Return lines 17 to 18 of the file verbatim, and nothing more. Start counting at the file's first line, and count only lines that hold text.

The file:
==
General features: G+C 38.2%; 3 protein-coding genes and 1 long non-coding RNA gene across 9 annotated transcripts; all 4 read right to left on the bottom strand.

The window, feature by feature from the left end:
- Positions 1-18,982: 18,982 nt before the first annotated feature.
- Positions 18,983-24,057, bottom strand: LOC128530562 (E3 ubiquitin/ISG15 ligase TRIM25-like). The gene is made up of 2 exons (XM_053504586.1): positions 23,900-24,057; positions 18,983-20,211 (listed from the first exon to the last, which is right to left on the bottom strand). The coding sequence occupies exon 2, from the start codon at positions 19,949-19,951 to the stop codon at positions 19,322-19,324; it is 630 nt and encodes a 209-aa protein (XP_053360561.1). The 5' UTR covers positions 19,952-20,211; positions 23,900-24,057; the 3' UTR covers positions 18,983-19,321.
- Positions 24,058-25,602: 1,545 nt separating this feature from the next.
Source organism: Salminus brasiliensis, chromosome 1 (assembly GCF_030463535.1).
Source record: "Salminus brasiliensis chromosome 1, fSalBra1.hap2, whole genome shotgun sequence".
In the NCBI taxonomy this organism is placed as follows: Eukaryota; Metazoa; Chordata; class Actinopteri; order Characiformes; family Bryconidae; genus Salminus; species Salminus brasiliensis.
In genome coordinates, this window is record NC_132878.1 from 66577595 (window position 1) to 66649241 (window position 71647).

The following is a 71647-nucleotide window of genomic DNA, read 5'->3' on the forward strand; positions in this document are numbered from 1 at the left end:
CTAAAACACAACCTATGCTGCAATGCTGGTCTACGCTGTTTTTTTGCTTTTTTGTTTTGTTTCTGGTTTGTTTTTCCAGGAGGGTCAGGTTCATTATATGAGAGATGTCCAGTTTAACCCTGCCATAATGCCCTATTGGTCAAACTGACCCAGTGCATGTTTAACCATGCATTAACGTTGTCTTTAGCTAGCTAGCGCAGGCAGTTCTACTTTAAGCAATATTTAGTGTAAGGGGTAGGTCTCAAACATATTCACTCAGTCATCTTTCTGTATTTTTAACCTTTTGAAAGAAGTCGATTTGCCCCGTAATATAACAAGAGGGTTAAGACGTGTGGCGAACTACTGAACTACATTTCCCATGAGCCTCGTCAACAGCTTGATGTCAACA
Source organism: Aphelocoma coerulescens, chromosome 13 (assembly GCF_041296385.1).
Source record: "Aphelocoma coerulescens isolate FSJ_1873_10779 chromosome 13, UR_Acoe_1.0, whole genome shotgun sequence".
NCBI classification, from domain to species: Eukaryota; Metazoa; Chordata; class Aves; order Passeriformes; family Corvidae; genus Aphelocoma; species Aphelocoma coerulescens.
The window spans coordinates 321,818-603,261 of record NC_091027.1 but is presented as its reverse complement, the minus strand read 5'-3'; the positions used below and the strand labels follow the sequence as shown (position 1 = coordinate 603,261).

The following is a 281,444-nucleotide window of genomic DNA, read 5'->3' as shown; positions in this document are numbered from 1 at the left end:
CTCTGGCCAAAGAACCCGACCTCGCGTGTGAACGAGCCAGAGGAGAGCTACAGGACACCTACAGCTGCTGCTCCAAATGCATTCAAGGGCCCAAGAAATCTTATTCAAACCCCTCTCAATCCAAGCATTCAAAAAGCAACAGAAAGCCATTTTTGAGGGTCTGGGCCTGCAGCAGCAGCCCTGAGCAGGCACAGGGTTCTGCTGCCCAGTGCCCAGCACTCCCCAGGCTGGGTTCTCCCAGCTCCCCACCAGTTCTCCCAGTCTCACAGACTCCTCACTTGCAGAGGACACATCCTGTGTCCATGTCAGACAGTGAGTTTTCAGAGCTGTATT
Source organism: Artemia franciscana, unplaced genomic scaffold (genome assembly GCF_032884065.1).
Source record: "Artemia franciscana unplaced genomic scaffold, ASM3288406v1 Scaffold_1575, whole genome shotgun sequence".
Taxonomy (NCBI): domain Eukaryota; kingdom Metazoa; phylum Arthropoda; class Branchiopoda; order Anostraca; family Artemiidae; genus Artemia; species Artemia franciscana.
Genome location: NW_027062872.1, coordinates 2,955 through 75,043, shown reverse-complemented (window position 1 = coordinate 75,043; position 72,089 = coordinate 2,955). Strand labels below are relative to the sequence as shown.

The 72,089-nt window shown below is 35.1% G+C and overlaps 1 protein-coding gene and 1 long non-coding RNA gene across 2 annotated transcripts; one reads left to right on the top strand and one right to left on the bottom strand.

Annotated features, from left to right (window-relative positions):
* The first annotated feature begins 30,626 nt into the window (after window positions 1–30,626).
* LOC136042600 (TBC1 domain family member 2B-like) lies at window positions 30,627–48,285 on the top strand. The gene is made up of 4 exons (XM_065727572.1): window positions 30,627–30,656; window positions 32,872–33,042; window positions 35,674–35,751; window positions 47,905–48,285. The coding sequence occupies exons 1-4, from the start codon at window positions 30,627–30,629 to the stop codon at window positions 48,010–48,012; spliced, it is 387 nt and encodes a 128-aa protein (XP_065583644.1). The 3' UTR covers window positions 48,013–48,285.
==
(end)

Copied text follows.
CTCTGGCCAAAGAACCCGACCTCGCGTGTGAACGAGCCAGAGGAGAGCTACAGGACACCTACAGCTGCTGCTCCAAATGCATTCAAGGGCCCAAGAAATCTTATTCAAACCCCTCTCAATCCAAGCATTCAAAAAGCAACAGAAAGCCATTTTTGAGGGTCTGGGCCTGCAGCAGCAGCCCTGAGCAGGCACAGGGTTCTGCTGCCCAGTGCCCAGCACTCCCCAGGCTGGGTTCTCCCAGCTCCCCACCAGTTCTCCCAGTCTCACAGACTCCTCACTTGCAGAGGACACATCCTGTGTCCATGTCAGACAGTGAGTTTTCAGAGCTGTATT
Source organism: Artemia franciscana, unplaced genomic scaffold (genome assembly GCF_032884065.1).